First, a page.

The State of LandscapeGalen Wolfe-Pauly ~ravmel-ropdyl
The TL;DR is: if you’re really excited about living on Mars, Landscape is fun to try out. Come join
~dopzod/urbit-help, experiment with creating your own chats and collections (did anyone find that easter egg, yet?), and see what you can do with the thing.
Landscape today is for the intrepid adventurer. So is much of the system. If you want to read about what we’re doing to make it more welcoming, check out the 2019 roadmap.
The Broad View
We thought a lot last year about how to avoid the pitfalls of modern social networks. The services we all use today each feel like one place. It’s as if everyone on MEGANET is living together in the same city.
In the real world, cities have their own cultures. So we thought: there must be some way to build more granular communities online. Living in a single world-city is kind of a bummer, honestly.
Landscape was our first experiment in this direction. It’s a ruthlessly simple interface for chat and discussion that runs on top of Arvo. You can connect to Landscape in a browser or in an app on your iOS device. All communication is pseudonymous and authenticated (as with everything in Arvo) with your Azimuth point.
Over the past few months, we’ve been running small experiments, experimenting with ways to support our own work and finding the limits of what we can do on the network. Originally, we built Landscape out of our desire to get away from using MEGACORP communication tools in our daily work. We thought: if we’re trying to build a whole new network and society, we had better go live there first.
Landscape is an experiment — it’s supposed to be fun, above all, and a good way to help focus our efforts on maturing the platform.
Anyway, let’s show off some of the specifics, and give an update on this experiment so far.
A Quick Tour
Landscape is pretty simple. It lets you subscribe to chats, in the spirit of IRC, and ‘collections’, which are effectively forums or blogs with comments. You can also direct message with other running ‘ships’ or Arvo nodes.
For the most part, this happens through a web interface that you can access at
https://ship.arvo.network or via
There’s also an iOS app, available in the app store, that you link to your ship the same way you log in through a browser.
Landscape: The Bad Parts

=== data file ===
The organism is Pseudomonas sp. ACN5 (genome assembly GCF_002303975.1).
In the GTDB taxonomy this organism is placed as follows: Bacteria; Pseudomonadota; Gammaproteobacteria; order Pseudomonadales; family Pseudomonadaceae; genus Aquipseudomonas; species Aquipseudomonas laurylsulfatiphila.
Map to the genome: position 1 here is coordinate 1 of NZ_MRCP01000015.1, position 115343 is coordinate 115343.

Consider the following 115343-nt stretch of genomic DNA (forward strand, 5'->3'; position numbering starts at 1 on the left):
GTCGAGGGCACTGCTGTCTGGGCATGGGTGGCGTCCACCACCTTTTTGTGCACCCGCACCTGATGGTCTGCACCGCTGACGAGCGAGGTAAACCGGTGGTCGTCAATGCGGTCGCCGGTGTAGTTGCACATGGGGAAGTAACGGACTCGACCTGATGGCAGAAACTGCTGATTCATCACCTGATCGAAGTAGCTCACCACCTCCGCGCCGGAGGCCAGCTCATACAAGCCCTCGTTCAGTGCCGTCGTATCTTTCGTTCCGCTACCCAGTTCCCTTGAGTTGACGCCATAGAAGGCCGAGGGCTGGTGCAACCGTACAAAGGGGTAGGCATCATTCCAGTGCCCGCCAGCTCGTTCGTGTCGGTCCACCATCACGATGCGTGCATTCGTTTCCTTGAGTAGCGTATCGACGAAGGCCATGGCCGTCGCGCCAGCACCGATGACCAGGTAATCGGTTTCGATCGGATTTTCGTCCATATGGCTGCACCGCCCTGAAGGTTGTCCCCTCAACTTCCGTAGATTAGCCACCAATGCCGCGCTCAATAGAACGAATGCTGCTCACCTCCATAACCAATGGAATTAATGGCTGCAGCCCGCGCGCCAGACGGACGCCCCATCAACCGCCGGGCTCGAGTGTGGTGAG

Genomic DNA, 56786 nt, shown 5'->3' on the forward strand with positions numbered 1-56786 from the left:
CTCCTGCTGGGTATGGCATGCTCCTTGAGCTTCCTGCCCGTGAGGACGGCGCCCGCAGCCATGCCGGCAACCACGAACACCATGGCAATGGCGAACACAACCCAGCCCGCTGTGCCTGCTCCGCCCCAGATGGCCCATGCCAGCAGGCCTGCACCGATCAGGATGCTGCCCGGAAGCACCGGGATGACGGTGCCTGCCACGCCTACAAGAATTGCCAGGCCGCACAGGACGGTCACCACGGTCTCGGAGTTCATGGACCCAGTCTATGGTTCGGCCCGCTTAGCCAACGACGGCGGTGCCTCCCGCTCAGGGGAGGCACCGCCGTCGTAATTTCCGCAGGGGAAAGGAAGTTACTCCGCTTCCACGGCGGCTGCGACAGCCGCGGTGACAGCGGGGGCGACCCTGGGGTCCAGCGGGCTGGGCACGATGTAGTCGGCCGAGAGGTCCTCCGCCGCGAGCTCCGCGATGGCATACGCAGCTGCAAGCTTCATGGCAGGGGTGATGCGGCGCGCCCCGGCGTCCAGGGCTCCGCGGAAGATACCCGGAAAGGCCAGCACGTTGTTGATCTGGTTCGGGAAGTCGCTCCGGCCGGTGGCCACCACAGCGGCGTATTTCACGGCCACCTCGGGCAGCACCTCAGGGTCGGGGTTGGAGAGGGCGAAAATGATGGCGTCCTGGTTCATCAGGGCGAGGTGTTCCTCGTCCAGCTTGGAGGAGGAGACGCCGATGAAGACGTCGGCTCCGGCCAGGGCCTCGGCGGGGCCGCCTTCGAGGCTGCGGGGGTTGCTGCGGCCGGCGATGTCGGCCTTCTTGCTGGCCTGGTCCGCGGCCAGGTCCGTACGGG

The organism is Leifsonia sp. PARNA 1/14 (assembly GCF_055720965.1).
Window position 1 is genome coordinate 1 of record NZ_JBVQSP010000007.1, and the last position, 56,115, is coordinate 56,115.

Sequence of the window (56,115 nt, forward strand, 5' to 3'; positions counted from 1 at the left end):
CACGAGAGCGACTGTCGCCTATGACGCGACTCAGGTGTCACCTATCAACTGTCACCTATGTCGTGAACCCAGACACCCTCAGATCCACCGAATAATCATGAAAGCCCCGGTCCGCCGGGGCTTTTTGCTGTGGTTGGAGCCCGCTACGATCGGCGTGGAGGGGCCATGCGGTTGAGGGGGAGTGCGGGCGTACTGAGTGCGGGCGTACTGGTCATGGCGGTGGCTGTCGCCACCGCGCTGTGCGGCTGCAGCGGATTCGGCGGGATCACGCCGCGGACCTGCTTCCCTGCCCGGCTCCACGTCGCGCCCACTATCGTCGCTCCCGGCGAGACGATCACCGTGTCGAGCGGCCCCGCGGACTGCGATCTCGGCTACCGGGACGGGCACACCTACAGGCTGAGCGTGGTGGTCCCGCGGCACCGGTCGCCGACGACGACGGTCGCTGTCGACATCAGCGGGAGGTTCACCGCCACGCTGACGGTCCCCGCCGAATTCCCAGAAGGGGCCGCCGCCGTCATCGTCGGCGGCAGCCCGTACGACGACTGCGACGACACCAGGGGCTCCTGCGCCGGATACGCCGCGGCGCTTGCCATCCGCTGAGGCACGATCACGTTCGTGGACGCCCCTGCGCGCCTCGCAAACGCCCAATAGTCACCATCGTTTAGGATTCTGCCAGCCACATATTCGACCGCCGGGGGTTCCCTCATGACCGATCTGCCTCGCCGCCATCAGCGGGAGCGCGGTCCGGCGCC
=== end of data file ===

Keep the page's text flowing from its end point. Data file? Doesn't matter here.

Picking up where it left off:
What’s keeping us from asking others to use this thing more aggressively? Let’s walk through the reasons (while keeping in mind, they’re all things we’re working on):
1 - Arvo has rough spots
They have gotten a lot better, but there are still a few things that can crash your Arvo ship. This, of course, has nothing to do with your Azimuth point, which is completely separate and, as far as we know, secure.
The first (and most severe) is a bug in our event persistence that occurs very rarely. Basically, there are conditions under which you can cause events not to be properly written to disk and corrupt your event log. It’s pretty unlikely, but it’s unacceptable for a real product since it basically causes you to have to wait out the current network era.
The second is that Ames (our network protocol) has occasional connectivity problems. Originally, we thought we had found this issue as being related to a timer bug. It may be, but the networking is in the process of a major overhaul — so we’ve implemented a few bandaids to make the situation workable.
|bonk sometimes needs to be used to reset connections between peers, and
:ethmanage sometimes need to be used to re-synchronize with the blockchain. It’s an ugly fix, but it usually works.
Relatedly, we have occasionally been seeing errors caused by the Arvo network being slow to register keys from the blockchain. If you’re a newly registered Azimuth point, and your keys were just put on-chain, it can take some time for that change to propagate. This can result in a confusing situation for new ships.
2 - There’s no ‘individual continuity breach’
One great thing about the Arvo network is that it’s more like a giant single computer than a network. When you talk to another ship, use remote files or sync data it’s almost the same as working with local data.
The main thing underlying this is sequence numbers. Your Arvo ship keeps track of every message it has exchanged with every other ship, and it never breaks that sequence. If our ships are talking, and we’re on packet
83910 but you reset and try to start again at
0 my ship just thinks you’ve lost your mind and won’t talk to you anymore.
We’d like individual resets to work, and we’re working on it. But, for the time being, if you have any fatal error on your ship, it means you’ve got to sit this era out.
This is another unacceptable bug for anything we truly rely on.
3 - There are no push notifications, yet
What’s one thing that a chat application needs to do? Notify you of new messages. What does Landscape notify you about? Well, at the moment, basically nothing.
We implemented and tested a push notifications server for iOS, which is slated for release in the next few months (it depends on things in our
cc-release branch). We’d also love to work on having your ship connect to your email provider and send you alerts over email. We’re thinking about how to do that.
What We’ve Learned and What We’re Doing
Many of us spend all day on Landscape, use it from our phones, and find it really fun. The bugs above bite less than you might think and, in many cases, the experience is quite nice. It’s a passive, distraction-free way to interact with others around the office.
We operate one public channel,
~dopzod/urbit-help for answering any of your questions about the system. And, from time to time, we have been creating topic-centric channels and announcing them publicly. This has been a lot of fun. Come join us if you’re feeling brave.